I’ve never been a fan of shows focusing on the legal system, and I’m happy to tell you why. Much like medical shows, they tend to use a formula that almost always tugs at one’s heartstrings thematically, and, as such, I dislike feeling emotionally manipulated by a program. I’d rather watch something as a critic and maintain a respectable level of impartiality so that my examination of it isn’t ‘tainted’ by how it may (or may not) have made me feel.
RAKE – with all its highs and lows – is a bit different as it’s largely a comedy structured to indict the system – as well as the characters who partake of it – in a way that’s entirely infectious. If you haven’t seen it, then I’d encourage you to seek it out. I hadn’t seen its first season when I received this second season set, but ‘jumping on’ is pretty stress-free as most of the players and their relationships are easy to figure out for the uninitiated.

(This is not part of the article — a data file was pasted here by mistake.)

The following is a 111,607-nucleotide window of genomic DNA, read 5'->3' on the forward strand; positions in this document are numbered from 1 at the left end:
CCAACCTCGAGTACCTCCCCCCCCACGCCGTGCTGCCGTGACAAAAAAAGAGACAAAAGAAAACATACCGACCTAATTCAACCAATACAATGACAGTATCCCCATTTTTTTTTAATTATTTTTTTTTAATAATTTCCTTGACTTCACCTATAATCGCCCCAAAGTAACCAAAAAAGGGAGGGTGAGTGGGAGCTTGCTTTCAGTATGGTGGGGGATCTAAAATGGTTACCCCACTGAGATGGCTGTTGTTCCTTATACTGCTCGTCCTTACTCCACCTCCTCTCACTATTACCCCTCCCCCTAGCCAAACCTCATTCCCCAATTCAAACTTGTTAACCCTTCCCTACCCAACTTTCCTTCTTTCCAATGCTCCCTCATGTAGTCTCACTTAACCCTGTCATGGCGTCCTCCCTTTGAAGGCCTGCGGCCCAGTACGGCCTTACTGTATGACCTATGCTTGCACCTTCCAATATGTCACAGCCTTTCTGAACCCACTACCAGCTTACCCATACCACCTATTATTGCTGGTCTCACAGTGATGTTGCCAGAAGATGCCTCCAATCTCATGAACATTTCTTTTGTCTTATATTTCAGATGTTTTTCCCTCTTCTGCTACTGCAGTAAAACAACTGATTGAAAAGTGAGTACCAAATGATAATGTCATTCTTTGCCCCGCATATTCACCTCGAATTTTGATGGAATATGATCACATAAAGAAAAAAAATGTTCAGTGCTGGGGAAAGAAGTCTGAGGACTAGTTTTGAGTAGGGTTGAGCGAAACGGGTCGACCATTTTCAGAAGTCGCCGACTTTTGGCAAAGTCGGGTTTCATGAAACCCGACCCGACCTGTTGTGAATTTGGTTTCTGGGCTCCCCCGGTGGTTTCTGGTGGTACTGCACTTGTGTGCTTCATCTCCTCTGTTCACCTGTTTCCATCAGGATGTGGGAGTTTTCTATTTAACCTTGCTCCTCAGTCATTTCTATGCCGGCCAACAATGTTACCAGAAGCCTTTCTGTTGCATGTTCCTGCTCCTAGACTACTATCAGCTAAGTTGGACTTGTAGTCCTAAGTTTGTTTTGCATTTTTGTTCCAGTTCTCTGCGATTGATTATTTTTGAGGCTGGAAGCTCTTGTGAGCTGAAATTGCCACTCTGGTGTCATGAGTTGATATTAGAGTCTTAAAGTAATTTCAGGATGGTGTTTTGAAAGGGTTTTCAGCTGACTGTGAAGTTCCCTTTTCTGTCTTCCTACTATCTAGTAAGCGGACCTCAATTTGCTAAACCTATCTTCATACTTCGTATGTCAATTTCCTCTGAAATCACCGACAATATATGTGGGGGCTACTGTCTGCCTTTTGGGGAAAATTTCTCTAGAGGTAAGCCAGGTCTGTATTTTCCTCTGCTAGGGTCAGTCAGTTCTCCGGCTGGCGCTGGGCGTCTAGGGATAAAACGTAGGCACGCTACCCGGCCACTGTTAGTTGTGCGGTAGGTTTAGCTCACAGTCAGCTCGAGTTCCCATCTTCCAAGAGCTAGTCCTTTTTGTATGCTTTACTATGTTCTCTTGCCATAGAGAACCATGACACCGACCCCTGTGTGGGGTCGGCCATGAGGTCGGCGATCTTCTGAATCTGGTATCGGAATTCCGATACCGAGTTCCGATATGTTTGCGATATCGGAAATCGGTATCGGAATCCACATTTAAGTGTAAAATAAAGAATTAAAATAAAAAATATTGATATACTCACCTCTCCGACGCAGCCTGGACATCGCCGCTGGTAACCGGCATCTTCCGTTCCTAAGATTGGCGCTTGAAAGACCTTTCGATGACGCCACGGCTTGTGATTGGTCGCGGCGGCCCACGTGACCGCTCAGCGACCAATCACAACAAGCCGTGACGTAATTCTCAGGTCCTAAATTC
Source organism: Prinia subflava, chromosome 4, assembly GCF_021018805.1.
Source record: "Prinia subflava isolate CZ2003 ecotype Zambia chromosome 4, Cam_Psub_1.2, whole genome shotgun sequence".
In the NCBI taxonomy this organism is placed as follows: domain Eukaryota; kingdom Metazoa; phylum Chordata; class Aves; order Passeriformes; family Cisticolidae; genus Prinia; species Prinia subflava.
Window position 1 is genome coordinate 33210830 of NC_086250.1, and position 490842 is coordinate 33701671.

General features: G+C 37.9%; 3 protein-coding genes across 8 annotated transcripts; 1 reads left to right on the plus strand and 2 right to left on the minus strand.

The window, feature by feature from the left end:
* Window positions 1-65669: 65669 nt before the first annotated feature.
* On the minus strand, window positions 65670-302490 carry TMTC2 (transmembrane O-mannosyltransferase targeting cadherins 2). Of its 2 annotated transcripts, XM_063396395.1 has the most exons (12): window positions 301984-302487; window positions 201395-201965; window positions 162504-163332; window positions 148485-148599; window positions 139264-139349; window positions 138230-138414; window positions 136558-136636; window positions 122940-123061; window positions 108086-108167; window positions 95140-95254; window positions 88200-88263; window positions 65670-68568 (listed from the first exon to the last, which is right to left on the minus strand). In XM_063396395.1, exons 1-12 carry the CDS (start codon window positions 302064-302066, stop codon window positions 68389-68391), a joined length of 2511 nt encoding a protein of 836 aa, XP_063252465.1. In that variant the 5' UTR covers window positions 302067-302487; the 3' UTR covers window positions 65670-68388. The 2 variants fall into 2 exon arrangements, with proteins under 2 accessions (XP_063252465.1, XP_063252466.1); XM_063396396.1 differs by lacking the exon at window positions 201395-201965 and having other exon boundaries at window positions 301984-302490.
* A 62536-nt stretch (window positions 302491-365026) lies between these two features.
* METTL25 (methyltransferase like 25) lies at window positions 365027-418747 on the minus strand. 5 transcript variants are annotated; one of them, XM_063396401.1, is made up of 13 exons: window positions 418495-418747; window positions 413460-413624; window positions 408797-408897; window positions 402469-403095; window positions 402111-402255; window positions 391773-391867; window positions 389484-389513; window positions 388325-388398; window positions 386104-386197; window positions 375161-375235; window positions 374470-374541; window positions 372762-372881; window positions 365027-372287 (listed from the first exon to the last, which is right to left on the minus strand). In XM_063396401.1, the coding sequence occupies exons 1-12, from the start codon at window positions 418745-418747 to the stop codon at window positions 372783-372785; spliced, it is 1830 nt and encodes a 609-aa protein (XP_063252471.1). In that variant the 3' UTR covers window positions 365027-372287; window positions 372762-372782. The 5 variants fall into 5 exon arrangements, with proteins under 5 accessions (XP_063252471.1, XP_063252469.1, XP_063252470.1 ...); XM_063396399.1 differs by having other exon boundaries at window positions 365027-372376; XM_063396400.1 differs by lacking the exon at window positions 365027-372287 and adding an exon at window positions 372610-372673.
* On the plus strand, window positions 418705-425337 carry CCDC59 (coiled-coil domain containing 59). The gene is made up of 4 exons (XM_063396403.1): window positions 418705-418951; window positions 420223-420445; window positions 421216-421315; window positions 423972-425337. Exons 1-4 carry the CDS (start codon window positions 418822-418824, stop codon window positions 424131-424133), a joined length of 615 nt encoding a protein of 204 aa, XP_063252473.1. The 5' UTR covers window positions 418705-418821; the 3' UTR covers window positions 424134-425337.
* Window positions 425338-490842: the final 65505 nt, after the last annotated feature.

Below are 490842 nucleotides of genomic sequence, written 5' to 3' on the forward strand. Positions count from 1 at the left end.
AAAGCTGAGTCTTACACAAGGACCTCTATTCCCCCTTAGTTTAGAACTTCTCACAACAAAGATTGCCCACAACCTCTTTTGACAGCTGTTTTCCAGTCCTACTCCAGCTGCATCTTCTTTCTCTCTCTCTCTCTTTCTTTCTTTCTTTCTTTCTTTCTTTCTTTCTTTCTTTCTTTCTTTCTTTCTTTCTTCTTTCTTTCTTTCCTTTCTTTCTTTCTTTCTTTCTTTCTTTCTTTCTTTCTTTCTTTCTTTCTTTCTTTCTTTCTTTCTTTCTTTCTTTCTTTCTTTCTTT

(NOTE: The following review will contain minor spoilers necessary solely for the discussion of plot and characters. If you’re the kind of reader who prefers a review entirely spoiler-free, then I’d encourage you to skip down to the last three paragraphs for my final assessment. If, however, you’re accepting of a few modest hints at ‘things to come,’ then read on …)
Australian criminal barrister Cleaver Greene (played with drunken moxie by Richard Roxburgh) lives a life of his own controlled chaos by representing criminal lowlifes – spouse killers, body choppers, traitors, whistleblowers, and the like – when no one else will. The problem is he’s good at it! And when he’s not on the stand, he’s quite possibly in engaging in behavior that would land him up there facing charges of his own. If he doesn’t mind his business, he’s liable to take a step once too far into territory that just might prove his inevitable undoing, provided he’s not off sleeping with someone else’s wife.